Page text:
Higher Education and Identity in 2018… what’s next?
We’re officially through the first month of a new year and let’s face it, 2017 brought many interesting changes to the world of identity management and the field of higher education. But now that 2017 is out and 2018 is in, what can we expect to see in higher education and identity management for the new year?
There are no easy answers to that question since we can’t predict the future. However, if you ask the right questions of higher education professionals and then cross-reference that with what the news in the IAM space seems to say, we can guess a few things. So here are some predictions for IAM and higher education in 2018 and beyond.
Despite all the changes in higher education, one element seems to stay constant: the need and desire for collaboration across institutions. We may battle each other in athletics, and we may fight hard to get the same students whose choices for learning increase each year, but college institutions are still collaborative at heart. As research fields continue to converge and the best minds become more connected, there will always be a need to find easier, quicker and more seamless ways to share and work together.
At the core of this great collaborative zeitgeist is the use of identity management. We need to continue to find ways to improve our identity federation services and explore whether technology advances in distributed ledger (e.g. blockchain), open authentication systems, token sharing and trust-based identity systems can help. As we planned the higher education track for Identiverse 2018, many of the higher education institutions I spoke to (over 65% in fact) cited that improving inter-institution collaboration is the biggest need for the new year—and many years to come, I’m sure.
The past two or three years have signaled a paradigm shift in higher education that has made IAM a priority. Institutions across the country (and the world for that matter) are intensely interested in building or improving IAM programs. In some cases, institutions have older IAM systems that are long due for an upgrade, especially the custom-created tools that were the norm for many years. They’re finding that the commercial and open-source solutions available in this space are better and more adaptable now than they were even 3 years ago. In other cases, institutions are finding that although identity has always been a part of their structure, with the push for cloud integration of identities (think of heavyweights like WorkDay, Slate, Azure and AWS), the status quo simply isn’t working anymore.
If you were to do a brief job search for identity management and filter by educational institutions, you would see at least 100 open positions. It’s obvious that IAM programs are not going away. Universities want to take their programs to new heights and are willing to spend some precious funds to do so. We can expect that lots of institutions will be investing money and resources into planning for the next big IAM project or putting more definition in place around their program roadmaps. That’s why over 35% of the higher education respondents for Identiverse 2018 are asking for material to cover these critical paths.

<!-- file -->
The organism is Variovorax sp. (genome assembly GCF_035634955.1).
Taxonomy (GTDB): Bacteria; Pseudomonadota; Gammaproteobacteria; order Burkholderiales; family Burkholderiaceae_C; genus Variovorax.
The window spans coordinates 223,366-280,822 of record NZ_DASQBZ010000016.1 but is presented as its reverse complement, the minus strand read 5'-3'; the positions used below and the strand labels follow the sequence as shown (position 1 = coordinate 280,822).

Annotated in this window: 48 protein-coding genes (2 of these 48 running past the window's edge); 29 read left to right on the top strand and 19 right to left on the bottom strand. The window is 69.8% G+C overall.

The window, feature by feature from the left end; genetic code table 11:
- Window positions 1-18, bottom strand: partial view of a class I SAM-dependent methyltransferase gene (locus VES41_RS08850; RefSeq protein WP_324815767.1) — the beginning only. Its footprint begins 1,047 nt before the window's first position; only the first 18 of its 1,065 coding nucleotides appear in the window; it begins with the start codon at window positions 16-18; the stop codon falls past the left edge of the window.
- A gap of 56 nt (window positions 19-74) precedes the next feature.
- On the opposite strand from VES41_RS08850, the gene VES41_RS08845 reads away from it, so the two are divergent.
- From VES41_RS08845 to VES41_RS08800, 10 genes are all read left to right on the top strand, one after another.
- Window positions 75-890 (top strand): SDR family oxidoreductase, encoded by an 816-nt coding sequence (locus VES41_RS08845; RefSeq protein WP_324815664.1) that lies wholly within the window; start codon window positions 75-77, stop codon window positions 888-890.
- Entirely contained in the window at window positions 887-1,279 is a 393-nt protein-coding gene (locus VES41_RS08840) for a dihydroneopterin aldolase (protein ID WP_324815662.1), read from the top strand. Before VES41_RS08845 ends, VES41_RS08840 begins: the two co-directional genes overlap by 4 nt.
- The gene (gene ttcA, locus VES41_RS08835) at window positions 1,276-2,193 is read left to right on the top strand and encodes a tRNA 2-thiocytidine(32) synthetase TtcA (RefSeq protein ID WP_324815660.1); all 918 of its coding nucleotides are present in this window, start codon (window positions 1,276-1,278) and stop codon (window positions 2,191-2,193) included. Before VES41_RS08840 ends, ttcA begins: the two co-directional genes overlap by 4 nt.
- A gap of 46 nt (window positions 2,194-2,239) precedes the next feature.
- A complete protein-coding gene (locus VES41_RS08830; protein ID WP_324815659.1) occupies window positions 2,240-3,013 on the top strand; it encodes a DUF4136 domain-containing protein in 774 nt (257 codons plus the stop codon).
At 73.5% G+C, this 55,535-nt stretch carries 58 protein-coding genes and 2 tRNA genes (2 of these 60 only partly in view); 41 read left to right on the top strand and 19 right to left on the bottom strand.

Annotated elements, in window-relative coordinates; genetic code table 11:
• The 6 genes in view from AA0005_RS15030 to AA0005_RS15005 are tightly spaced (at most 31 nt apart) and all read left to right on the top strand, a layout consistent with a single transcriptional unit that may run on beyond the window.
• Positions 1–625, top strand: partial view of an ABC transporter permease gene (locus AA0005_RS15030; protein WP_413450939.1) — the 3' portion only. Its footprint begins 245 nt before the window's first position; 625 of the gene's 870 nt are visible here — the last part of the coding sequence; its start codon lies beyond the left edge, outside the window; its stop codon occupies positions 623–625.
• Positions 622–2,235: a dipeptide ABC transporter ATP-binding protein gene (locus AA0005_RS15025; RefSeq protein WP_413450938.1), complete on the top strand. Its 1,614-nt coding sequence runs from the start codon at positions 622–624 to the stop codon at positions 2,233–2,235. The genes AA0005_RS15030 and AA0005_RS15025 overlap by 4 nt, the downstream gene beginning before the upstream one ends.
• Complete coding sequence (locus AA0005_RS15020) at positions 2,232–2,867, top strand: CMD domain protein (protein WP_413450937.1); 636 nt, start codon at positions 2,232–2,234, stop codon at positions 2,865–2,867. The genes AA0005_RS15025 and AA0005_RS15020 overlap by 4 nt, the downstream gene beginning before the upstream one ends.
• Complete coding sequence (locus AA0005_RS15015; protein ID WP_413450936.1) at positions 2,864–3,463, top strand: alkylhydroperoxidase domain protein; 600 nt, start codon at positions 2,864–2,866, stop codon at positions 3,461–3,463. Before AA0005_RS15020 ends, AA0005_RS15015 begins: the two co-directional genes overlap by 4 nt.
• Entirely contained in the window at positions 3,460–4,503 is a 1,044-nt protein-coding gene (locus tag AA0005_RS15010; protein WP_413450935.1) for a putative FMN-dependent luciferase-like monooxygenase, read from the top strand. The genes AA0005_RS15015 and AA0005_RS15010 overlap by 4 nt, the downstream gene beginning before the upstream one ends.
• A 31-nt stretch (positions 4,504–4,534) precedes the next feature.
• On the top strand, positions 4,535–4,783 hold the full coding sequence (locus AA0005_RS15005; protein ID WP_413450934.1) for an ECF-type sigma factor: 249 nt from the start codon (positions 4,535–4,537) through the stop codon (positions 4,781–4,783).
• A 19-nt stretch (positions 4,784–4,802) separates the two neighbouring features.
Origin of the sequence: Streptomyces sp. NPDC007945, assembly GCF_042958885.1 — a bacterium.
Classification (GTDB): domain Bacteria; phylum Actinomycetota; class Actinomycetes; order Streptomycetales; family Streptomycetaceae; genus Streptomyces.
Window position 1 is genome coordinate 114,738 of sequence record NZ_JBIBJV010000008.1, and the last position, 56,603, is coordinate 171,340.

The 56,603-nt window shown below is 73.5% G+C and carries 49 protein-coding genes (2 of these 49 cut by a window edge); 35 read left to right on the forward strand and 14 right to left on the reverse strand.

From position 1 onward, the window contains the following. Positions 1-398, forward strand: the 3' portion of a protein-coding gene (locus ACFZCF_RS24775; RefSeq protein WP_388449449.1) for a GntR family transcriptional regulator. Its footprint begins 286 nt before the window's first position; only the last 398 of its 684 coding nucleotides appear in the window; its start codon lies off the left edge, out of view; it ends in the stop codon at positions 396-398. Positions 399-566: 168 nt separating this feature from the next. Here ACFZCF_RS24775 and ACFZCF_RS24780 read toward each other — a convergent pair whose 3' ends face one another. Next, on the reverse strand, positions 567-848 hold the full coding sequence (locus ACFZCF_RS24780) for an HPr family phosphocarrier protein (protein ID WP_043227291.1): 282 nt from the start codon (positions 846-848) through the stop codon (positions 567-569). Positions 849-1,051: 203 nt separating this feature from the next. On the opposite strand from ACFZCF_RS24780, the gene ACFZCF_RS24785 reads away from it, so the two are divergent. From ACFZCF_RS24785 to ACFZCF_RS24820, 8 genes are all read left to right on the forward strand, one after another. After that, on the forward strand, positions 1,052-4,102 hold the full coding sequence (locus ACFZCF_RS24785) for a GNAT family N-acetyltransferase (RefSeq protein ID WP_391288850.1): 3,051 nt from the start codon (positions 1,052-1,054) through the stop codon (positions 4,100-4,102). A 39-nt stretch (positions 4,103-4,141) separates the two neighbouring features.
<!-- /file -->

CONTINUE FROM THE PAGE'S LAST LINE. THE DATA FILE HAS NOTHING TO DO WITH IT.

The cloud is here and it’s not going away. We’ve known that in higher education for some time, since we embraced the cloud much quicker than our corporate counterparts overall. That being said, it’s no wonder that over 75% of the higher education respondents planning to come to Identiverse 2018 have expressed that they are interested in cloud-first and hybrid IAM implementations.
Whether institutions are trying to leverage cloud to handle portions of their IAM provisioning infrastructure, finding an increased number of cloud-only provisioning and governance tasks, or considering building their entire IAM system in the cloud, it’s clear that 2018 and the years beyond will see a focus on cloud-first IAM. Some of our brave comrades have already started down this path and will share their lessons. Others are just getting started and want to learn how to do it right the first time. We’re hoping that our material will help with that.
Regardless of the year, you will never hear an end to the discussion about tools in the IT world. The best tools make the best environments. Before we get ahead of ourselves, though, there’s more to this activity than just buying new tools or renewing existing ones. Many of our higher education respondents are finding value-added ways to increase the use and acceptance of their existing tools.
In some cases, they’re finding ways to increase the use of their single sign-on tools (like Ping Federate) or increase the use and exposure of multi-factor authentication tools (like Duo Security). They may be looking at creative ways to use their provisioning tools for identities or trying to find ways to bring more applications into their governance sphere. Of course, higher education is still interested in the open-source tool stack, so that means they will be looking closely at new advancements in the Internet2 TIER (Trusted Identity in Education and Research) cluster (Shibboleth, Grouper, etc.). As environments mature, so too must the tools.
Because the field of higher education is getting more powerful each year, it seems only fitting that this year’s Identiverse will be held in Boston, a place famous for higher education. We’re lining up case studies, best practice recommendations, standards updates and more to help equip our higher education colleagues with the tools they need and to inform the wider community about the work we’re doing. There are lessons to learn for everyone.
By Dave Shields,
M.S., CIAM, Sec+, ITIL-F